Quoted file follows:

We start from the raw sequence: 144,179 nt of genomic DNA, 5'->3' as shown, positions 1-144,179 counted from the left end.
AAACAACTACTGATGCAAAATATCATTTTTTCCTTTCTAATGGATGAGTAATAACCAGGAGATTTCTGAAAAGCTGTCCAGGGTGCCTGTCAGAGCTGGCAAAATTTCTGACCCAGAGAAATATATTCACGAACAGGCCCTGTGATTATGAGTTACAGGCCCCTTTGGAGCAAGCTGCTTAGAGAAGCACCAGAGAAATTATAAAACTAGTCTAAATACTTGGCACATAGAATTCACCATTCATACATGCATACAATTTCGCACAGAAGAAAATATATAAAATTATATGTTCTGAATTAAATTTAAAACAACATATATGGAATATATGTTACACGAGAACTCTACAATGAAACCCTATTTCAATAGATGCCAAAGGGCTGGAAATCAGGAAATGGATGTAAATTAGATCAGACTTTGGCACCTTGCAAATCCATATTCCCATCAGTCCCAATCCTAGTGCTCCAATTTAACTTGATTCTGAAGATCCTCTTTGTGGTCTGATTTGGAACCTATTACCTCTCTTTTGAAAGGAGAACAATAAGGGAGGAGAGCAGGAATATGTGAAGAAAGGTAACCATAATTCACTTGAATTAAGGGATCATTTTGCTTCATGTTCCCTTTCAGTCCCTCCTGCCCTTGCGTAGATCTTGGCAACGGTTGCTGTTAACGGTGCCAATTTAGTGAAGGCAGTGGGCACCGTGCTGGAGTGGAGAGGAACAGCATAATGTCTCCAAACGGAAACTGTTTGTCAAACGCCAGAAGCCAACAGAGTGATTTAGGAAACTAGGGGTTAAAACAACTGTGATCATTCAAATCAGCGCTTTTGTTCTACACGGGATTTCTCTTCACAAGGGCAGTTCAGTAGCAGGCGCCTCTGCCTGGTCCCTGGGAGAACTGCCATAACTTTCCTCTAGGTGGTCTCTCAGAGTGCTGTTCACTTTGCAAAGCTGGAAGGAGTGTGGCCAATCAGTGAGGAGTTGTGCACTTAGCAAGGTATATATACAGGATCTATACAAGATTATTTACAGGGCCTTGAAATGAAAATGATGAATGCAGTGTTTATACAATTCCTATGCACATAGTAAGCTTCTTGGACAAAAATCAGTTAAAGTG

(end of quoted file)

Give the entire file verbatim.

We start from the raw sequence: 144,179 nt of genomic DNA, 5'->3' as shown, positions 1-144,179 counted from the left end.
AAACAACTACTGATGCAAAATATCATTTTTTCCTTTCTAATGGATGAGTAATAACCAGGAGATTTCTGAAAAGCTGTCCAGGGTGCCTGTCAGAGCTGGCAAAATTTCTGACCCAGAGAAATATATTCACGAACAGGCCCTGTGATTATGAGTTACAGGCCCCTTTGGAGCAAGCTGCTTAGAGAAGCACCAGAGAAATTATAAAACTAGTCTAAATACTTGGCACATAGAATTCACCATTCATACATGCATACAATTTCGCACAGAAGAAAATATATAAAATTATATGTTCTGAATTAAATTTAAAACAACATATATGGAATATATGTTACACGAGAACTCTACAATGAAACCCTATTTCAATAGATGCCAAAGGGCTGGAAATCAGGAAATGGATGTAAATTAGATCAGACTTTGGCACCTTGCAAATCCATATTCCCATCAGTCCCAATCCTAGTGCTCCAATTTAACTTGATTCTGAAGATCCTCTTTGTGGTCTGATTTGGAACCTATTACCTCTCTTTTGAAAGGAGAACAATAAGGGAGGAGAGCAGGAATATGTGAAGAAAGGTAACCATAATTCACTTGAATTAAGGGATCATTTTGCTTCATGTTCCCTTTCAGTCCCTCCTGCCCTTGCGTAGATCTTGGCAACGGTTGCTGTTAACGGTGCCAATTTAGTGAAGGCAGTGGGCACCGTGCTGGAGTGGAGAGGAACAGCATAATGTCTCCAAACGGAAACTGTTTGTCAAACGCCAGAAGCCAACAGAGTGATTTAGGAAACTAGGGGTTAAAACAACTGTGATCATTCAAATCAGCGCTTTTGTTCTACACGGGATTTCTCTTCACAAGGGCAGTTCAGTAGCAGGCGCCTCTGCCTGGTCCCTGGGAGAACTGCCATAACTTTCCTCTAGGTGGTCTCTCAGAGTGCTGTTCACTTTGCAAAGCTGGAAGGAGTGTGGCCAATCAGTGAGGAGTTGTGCACTTAGCAAGGTATATATACAGGATCTATACAAGATTATTTACAGGGCCTTGAAATGAAAATGATGAATGCAGTGTTTATACAATTCCTATGCACATAGTAAGCTTCTTGGACAAAAATCAGTTAAAGTG